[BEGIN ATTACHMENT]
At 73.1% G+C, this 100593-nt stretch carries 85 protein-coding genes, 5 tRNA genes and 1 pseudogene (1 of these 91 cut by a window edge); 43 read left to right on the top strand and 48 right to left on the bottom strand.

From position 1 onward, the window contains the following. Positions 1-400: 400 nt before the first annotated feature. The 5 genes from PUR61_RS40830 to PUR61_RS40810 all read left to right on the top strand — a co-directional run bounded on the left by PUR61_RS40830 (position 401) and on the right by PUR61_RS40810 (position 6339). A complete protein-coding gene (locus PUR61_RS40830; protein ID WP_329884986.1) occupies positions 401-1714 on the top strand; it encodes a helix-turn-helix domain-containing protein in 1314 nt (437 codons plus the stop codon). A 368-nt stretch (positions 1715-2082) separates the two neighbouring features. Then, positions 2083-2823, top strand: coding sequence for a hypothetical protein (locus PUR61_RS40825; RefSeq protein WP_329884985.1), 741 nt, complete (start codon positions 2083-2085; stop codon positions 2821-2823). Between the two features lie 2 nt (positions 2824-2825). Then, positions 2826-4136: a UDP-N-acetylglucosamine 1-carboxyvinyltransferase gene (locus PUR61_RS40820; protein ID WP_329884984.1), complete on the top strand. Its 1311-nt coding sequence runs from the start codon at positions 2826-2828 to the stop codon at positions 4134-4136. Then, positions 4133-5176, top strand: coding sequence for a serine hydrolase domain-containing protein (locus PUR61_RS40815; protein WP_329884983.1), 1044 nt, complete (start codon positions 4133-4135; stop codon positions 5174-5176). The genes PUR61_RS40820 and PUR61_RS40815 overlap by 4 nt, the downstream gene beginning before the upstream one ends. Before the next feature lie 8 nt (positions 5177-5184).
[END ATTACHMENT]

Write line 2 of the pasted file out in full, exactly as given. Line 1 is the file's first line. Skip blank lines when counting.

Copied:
From position 1 onward, the window contains the following. Positions 1-400: 400 nt before the first annotated feature. The 5 genes from PUR61_RS40830 to PUR61_RS40810 all read left to right on the top strand — a co-directional run bounded on the left by PUR61_RS40830 (position 401) and on the right by PUR61_RS40810 (position 6339). A complete protein-coding gene (locus PUR61_RS40830; protein ID WP_329884986.1) occupies positions 401-1714 on the top strand; it encodes a helix-turn-helix domain-containing protein in 1314 nt (437 codons plus the stop codon). A 368-nt stretch (positions 1715-2082) separates the two neighbouring features. Then, positions 2083-2823, top strand: coding sequence for a hypothetical protein (locus PUR61_RS40825; RefSeq protein WP_329884985.1), 741 nt, complete (start codon positions 2083-2085; stop codon positions 2821-2823). Between the two features lie 2 nt (positions 2824-2825). Then, positions 2826-4136: a UDP-N-acetylglucosamine 1-carboxyvinyltransferase gene (locus PUR61_RS40820; protein ID WP_329884984.1), complete on the top strand. Its 1311-nt coding sequence runs from the start codon at positions 2826-2828 to the stop codon at positions 4134-4136. Then, positions 4133-5176, top strand: coding sequence for a serine hydrolase domain-containing protein (locus PUR61_RS40815; protein WP_329884983.1), 1044 nt, complete (start codon positions 4133-4135; stop codon positions 5174-5176). The genes PUR61_RS40820 and PUR61_RS40815 overlap by 4 nt, the downstream gene beginning before the upstream one ends. Before the next feature lie 8 nt (positions 5177-5184).